Recent warming of the Indian Ocean suppresses the Indian summer monsoon circulation

A recent article published in Science Advances analyzed an atmospheric reanalysis dataset (MERRA2) covering the 1980–2016 period to show that a significant warming occurred in the Indian Ocean over the study period, and thus reduced the temperature difference between the Indian subcontinent and Indian Ocean in boreal summer. The reduced land-ocean temperature difference in turn produced anomalous... Continue Reading →

Increasing water temperature tied to rapid sea level rise along the U.S. East Coast during 2010-2015

In a new article accepted for publication in the Geophysical Research Letters, Ricardo Domingues (CIMAS University of Miami & NOAA/AOML) and his coauthors explored  the observed rapid sea level rise along the U.S. East Coasts during 2010-2015, which is linked to extensive flooding and “sunny day” flooding (or nuisance flooding) events in large urban areas including... Continue Reading →

Natural variability in the Southern Ocean as a driver of the observed Antarctic sea-ice expansion trends

A team of scientists from Princeton University, NOAA-GFDL, and UCAR performed global climate model simulations, using a newly developed coupled ocean–atmosphere model SPEAR (Seamless System for Prediction and Earth System Research). When this model was driven with changes in past radiative forcing, the model simulation did not reproduce the observed increasing trends in sea-ice concentration around... Continue Reading →

Ocean acidification may induce toxic algal bloom and disrupt the pelagic food web

A field experiment led by a team of scientists from GEOMAR Helmholtz Centre for Ocean Research Kiel and others (Riebesell et al., 2018) showed that the toxic microalga Vicicitus globosus, known for its wide geographical distribution and confirmed role in fish kills, has an advantage under ocean acidification, increasing its abundance in natural plankton communities at CO2 levels higher... Continue Reading →

Antarctic meltwater slows down global warming by more than a decade

A new study published in Nature used climate models to explore the effects of meltwater from the Antarctic ice sheets and ice shelves on global surface temperature under a warming climate. The study found that the increasing meltwater decreases the surface salinity of the Southern Ocean and thus increases the near-surface stratification, which in turn... Continue Reading →

Deep convection that feeds the AMOC may occur in Arctic Sea under a warming climate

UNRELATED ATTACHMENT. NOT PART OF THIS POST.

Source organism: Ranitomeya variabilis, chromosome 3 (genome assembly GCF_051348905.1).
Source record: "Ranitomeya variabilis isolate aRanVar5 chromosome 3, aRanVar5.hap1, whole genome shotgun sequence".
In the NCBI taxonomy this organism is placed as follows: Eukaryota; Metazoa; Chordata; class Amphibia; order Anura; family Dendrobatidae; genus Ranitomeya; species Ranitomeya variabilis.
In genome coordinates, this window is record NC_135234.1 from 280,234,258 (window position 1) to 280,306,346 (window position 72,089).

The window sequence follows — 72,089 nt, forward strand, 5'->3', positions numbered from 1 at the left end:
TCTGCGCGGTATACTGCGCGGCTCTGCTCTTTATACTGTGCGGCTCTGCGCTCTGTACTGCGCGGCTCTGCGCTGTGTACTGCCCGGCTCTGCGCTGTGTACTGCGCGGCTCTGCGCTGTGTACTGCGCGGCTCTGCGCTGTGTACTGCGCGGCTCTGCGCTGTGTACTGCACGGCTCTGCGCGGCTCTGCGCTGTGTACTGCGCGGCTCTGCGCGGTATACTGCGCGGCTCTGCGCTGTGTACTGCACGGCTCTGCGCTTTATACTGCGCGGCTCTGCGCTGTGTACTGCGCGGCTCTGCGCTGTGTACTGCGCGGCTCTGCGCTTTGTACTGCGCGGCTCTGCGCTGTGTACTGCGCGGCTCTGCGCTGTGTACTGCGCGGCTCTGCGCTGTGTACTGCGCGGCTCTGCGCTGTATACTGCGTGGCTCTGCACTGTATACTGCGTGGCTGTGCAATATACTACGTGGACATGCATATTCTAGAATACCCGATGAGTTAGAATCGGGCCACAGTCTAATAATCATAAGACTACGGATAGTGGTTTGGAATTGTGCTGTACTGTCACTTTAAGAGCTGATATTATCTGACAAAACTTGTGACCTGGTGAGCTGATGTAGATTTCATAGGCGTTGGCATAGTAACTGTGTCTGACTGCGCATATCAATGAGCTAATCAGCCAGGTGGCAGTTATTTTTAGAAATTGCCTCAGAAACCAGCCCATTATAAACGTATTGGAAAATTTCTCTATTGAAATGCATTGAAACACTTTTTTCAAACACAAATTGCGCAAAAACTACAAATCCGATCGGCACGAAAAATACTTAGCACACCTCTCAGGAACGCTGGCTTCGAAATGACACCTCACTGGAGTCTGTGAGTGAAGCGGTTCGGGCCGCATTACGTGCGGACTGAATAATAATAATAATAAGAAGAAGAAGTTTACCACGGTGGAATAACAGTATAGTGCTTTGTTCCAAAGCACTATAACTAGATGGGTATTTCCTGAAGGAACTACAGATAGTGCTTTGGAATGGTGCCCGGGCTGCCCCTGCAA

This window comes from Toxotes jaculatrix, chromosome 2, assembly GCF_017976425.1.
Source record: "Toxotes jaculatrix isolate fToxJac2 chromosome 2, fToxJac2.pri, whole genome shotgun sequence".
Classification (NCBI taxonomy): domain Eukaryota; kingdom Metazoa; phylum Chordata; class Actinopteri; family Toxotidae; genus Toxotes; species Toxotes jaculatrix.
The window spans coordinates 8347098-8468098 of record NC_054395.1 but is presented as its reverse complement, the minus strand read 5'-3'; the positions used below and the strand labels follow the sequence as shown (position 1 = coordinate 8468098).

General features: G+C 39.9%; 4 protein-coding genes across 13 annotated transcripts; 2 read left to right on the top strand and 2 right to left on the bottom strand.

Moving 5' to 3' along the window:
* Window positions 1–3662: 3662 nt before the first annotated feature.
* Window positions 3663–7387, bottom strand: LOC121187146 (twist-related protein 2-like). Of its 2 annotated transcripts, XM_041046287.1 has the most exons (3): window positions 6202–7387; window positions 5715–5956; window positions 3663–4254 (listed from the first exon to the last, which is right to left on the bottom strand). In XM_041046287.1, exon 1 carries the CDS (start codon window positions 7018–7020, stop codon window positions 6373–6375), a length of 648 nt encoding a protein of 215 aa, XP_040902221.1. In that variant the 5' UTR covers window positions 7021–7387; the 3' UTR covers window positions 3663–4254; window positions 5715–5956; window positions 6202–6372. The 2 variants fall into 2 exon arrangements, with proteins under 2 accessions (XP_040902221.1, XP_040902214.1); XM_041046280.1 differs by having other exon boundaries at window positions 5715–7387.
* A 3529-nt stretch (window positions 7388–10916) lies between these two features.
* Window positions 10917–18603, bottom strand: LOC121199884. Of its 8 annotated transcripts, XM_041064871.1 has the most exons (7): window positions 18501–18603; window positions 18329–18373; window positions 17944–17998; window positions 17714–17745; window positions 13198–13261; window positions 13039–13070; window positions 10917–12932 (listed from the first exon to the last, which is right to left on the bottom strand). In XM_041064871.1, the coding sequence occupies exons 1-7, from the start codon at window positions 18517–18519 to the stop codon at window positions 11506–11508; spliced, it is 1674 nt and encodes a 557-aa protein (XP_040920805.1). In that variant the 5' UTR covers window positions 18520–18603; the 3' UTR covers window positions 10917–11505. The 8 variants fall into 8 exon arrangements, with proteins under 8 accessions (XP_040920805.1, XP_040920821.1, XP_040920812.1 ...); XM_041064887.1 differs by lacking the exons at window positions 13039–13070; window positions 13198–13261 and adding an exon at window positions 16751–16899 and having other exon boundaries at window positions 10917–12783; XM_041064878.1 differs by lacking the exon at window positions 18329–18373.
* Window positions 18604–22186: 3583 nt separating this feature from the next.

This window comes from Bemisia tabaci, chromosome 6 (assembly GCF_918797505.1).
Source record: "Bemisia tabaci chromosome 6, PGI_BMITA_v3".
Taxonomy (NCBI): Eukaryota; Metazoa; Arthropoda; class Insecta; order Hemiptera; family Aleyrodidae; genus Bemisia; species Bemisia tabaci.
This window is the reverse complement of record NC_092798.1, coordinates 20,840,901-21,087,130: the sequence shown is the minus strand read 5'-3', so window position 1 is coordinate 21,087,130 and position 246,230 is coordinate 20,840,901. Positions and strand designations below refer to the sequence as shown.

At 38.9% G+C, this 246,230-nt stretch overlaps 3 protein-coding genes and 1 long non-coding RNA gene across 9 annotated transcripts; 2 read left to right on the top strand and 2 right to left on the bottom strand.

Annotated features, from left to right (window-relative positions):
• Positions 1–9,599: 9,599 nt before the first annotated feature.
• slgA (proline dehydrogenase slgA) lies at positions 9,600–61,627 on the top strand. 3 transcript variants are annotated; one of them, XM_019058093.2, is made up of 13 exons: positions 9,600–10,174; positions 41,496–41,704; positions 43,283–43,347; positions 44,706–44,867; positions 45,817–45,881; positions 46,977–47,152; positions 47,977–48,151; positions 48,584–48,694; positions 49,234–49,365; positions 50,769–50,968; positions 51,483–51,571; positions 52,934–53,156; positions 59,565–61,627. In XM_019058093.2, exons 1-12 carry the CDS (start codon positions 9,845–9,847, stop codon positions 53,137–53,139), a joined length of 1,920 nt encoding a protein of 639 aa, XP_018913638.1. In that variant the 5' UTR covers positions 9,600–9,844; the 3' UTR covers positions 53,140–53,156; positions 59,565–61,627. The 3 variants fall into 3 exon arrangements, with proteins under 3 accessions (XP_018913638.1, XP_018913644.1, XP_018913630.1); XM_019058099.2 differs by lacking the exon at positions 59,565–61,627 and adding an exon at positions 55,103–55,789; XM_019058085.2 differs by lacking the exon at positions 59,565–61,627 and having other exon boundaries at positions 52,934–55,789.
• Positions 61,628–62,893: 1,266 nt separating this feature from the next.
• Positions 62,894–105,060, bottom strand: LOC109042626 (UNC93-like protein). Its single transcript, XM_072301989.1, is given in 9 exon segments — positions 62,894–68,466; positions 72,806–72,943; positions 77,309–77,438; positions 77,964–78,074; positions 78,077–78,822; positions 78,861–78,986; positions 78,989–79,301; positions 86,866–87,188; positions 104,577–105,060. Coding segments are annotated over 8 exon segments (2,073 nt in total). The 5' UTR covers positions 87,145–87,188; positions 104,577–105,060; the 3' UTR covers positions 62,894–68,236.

The Atlantic Meridional Overturning Circulation (AMOC) is a key ocean circulation system that carries heat, salt, carbon and other biogeochemical elements along its paths, redistributing them between hemispheres and across ocean basins, and thus is a crucial component of the global heat, salt and carbon balances. At present, the subduction of dense water (i.e., deep convection) that... Continue Reading →

Antarctic Ice Sheet retreat in the Amundsen Sea driven by central tropical Pacific SST variability

A new study appeared in Nature Geoscience (Jenkins et al., 2018) analyzed ocean temperature, salinity, dissolved-oxygen and current measurements from 2000 to 2016 near the Dotson Ice Shelf in the Amundsen Sea to determine temporal changes in net basal melting. The study showed that a decadal cycle dominates the ocean record, which is highly correlates with... Continue Reading →

Satellite-derived Antarctic ice loss over the past decade is 80% higher than IPCC projections

A short article appeared in Nature Climate Change compared Antarctic ice-sheet mass balance between satellite-derived observations and IPCC-AR5 model-based projections. Satellite-derived observations show that Antarctic ice-sheet has decreased since 1992 contributing around 0.27 mm-per-yr sea level rise. During the last decade (2007-2017), the contribution from Antarctica increased to around 0.55 mm-per-yr . This value is around 30... Continue Reading →

Ocean carbon sink is dictated by natural variability on decadal time scales

Data-based estimates show that the global oceanic carbon flux has increased rapidly since around 2000 with little decadal variability during 1992-1999 (Rödenbeck et al., 2015). An article published in Geophysical Research Letters (Li and Ilyina, 2017) used large ensemble climate model simulations to show that the observed increase is much faster than simulated by their biogeochemical process model. By... Continue Reading →

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